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Minnesota Twins Undoubtedly Thrilled to Have Healthy Alex Meyer

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COMMENTARY | That loud whooshing sound coming from the Twin Cities on Saturday was a loud exhale from the entire Minnesota Twins front office.

They undoubtedly had been holding their collective breath since top pitching prospect Alex Meyer had gone on the disabled list June 2.

Meyer returned to action for Class-AA New Britain on Saturday, August 24 with an impressive outing. He allowed just one hit and two walks in five scoreless innings with five strikeouts. Multiple reports had him reaching 100 mph on the ballpark radar gun.

Meyer actually had pitched three times before this game for the Gulf Coast League Twins. Meyer had allowed just one run in 8 1/3 innings with 16 strikeouts and three walks. In his final outing before being moved back to New Britain, Meyer had nine strikeouts in 3 2/3 innings, which means of the 11 outs he got, nine were on strikeouts.

However, the game Saturday was the first true test of Meyer's health and sharpness, and he passed with flying colors. This was a huge boost for the organization because the Twins are desperate for a pitcher like Meyer, who not only throws hard but also has struck out more than 10 batters per nine innings this season and for his career.

In an era when strikeout rates continue to climb to all-time highs, the Twins are going back in time. The Twins' current starting staff is averaging 4.8 strikeouts per nine innings pitched, which is far and away the worst in the major leagues. No other team is averaging fewer than 6.

In fact, no team has had its starting staff average fewer than 5 strikeouts per nine innings since the 2006 Kansas City Royals. The Twins' current strikeout rate would be the lowest since the historically bad 2003 Detroit Tigers, whose starters went 29-94 with a 5.71 ERA. The Twins haven't had their starters average fewer than 5 strikeouts per nine innings since the strike-shortened 1995 season.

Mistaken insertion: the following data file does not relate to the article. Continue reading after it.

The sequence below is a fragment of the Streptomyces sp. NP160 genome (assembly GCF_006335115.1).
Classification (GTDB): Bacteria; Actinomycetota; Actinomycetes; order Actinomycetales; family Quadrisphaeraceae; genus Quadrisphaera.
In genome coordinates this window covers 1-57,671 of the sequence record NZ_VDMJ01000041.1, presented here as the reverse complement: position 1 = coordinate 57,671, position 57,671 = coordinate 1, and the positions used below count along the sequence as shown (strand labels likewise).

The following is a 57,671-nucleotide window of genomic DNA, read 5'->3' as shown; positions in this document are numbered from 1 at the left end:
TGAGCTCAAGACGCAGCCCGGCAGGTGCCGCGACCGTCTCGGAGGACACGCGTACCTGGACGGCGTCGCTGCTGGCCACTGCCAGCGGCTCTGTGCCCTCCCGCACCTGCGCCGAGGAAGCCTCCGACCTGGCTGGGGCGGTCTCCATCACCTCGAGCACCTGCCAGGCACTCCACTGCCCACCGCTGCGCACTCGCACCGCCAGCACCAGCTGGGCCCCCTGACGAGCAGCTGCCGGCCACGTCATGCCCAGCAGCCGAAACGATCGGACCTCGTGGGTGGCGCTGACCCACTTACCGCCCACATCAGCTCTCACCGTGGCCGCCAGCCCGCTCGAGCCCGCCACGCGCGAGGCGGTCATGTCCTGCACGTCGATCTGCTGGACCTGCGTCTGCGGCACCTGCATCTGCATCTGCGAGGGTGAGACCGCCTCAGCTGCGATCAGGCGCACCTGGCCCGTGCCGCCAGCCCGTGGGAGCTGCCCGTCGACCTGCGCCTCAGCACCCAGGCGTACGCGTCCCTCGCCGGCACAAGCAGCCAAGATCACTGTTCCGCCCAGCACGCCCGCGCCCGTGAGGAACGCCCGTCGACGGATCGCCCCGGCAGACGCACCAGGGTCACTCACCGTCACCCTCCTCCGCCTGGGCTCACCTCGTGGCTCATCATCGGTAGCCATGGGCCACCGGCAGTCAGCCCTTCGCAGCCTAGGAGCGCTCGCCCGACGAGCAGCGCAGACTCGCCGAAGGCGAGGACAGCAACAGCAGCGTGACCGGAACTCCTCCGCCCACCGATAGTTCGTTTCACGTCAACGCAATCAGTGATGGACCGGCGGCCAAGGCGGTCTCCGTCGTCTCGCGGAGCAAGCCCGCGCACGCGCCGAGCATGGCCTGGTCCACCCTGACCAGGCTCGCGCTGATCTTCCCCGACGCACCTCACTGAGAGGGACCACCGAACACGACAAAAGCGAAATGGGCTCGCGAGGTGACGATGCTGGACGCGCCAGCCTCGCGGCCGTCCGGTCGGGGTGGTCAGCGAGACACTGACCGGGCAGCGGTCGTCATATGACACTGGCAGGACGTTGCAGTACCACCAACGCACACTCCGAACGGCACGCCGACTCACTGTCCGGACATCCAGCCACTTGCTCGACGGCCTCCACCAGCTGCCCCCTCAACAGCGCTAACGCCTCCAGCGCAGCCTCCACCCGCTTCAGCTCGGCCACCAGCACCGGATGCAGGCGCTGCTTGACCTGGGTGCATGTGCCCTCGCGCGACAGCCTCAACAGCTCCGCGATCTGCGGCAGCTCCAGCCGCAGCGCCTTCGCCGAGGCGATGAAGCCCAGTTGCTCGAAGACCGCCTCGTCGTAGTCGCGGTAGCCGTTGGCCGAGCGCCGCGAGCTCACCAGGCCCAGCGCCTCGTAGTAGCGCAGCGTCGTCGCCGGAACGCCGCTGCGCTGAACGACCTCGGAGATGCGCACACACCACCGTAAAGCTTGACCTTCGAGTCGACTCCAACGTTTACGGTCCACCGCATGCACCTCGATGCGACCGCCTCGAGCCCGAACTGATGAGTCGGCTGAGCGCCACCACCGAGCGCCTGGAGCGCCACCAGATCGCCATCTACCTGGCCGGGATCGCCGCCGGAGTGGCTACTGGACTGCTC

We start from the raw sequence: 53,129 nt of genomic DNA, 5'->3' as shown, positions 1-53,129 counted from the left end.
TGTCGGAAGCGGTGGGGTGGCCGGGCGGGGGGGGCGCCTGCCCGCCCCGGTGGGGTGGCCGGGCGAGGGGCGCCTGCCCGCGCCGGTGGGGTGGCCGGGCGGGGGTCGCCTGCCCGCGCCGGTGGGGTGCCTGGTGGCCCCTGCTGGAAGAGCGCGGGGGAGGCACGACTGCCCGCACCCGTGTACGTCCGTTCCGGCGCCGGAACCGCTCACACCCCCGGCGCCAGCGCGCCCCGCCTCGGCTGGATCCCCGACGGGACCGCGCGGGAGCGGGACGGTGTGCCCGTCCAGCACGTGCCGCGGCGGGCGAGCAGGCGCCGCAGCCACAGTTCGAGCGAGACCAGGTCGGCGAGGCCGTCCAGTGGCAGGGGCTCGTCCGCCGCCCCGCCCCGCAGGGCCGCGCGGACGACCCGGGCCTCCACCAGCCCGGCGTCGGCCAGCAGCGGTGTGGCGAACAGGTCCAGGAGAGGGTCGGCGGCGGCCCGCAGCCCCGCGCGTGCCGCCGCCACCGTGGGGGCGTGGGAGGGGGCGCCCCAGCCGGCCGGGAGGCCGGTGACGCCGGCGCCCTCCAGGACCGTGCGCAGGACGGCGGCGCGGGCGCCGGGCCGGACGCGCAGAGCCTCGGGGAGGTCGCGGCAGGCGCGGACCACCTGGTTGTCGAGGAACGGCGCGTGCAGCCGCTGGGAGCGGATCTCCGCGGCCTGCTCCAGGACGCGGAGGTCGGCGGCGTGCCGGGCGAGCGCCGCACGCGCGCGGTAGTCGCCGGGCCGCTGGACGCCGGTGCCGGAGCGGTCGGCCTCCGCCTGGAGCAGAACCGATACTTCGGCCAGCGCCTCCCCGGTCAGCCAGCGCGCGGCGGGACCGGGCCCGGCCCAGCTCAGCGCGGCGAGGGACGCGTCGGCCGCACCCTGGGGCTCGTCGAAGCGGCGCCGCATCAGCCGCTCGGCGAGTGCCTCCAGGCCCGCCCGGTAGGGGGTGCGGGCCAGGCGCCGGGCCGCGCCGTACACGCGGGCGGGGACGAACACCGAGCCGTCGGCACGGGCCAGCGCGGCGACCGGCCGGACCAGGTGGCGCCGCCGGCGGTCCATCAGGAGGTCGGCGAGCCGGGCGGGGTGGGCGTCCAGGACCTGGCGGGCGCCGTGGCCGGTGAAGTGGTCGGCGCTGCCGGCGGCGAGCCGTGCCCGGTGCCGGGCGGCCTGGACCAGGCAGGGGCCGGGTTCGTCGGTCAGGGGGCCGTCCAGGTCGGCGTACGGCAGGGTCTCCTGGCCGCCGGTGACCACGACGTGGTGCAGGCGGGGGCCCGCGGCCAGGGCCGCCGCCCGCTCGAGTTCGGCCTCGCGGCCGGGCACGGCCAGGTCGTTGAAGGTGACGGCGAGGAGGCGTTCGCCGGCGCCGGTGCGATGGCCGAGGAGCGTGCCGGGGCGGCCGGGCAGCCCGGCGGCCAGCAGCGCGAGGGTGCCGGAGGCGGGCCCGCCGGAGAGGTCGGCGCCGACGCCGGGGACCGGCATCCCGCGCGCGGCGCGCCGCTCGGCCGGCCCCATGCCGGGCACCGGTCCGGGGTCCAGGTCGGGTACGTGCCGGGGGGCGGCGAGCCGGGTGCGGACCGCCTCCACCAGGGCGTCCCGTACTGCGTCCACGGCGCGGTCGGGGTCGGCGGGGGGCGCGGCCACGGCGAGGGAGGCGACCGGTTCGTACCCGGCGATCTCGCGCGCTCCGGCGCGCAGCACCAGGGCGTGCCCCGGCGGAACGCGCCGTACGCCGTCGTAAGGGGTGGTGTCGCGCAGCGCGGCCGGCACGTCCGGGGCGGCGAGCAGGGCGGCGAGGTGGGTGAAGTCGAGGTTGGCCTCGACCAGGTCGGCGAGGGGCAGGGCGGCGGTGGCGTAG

In the past, the Twins have offset low strikeout rates with excellent control. But, in 2013, the Twins' starters are 16th in the major leagues in walk rate. The Twins' starters are worse than average at allowing home runs despite being better than average at getting ground balls.

What clearly is the biggest problem, is the Twins do not have anyone that can miss bats consistently. The Twins have not had one starter strike out more than seven batters in an outing all season. The rest of the major leagues has had a total of 495 times in which a pitcher struck out at least eight batters. This means the other major league teams are averaging 17 such outings on the season -- and the Twins have none.

The Twins saw this as a problem last season and have tried to address it, but it has been slow going. The biggest step toward improving in this area quickly was trading Denard Span to the Washington Nationals for Meyer after the 2012 season.

The Twins also traded for Trevor May, who has continued to struggle with control in New Britain. They drafted Jose Berrios in the supplemental round of the 2012 draft and drafted Kohl Stewart this June as the fourth overall pick in the draft as well.

If Meyer had not gotten injured, he probably would be in the Twins rotation right now, especially considering that Andrew Albers, who was a teammate of Meyer's earlier this year in New Britain, is in the Twins' rotation. Unfortunately, Albers has the lowest strikeout rate for Twins starters.

Unfortunately, for the Twins, their last two pitchers drafted in the first round, Kyle Gibson and Alex Wimmers, both had to undergo Tommy John surgery and were each out for about a year. Gibson made it to the Twins this year before control issues forced the Twins to send him back to Class-AAA Rochester. Wimmers has just started to pitch again.

The Twins were undoubtedly fearful that the same thing would happen to Meyer when he complained of a sore arm after his start on June 1. Losing Meyer for more than a year would have been a dreadful setback.

Now it appears that Meyer will be getting some more innings in the Arizona Fall League while facing other top prospects and could find himself in Minnesota by June of 2014. At least, that's the hope.

Darin McGilvra has been a professional sportswriter since 1997 and has been a Twins follower since Kirby Puckett's breakout season of 1986. He has been published in The Californian, a newspaper covering Riverside County, and numerous other websites.

Follow Darin on Twitter at @SoCalTwinsfan.

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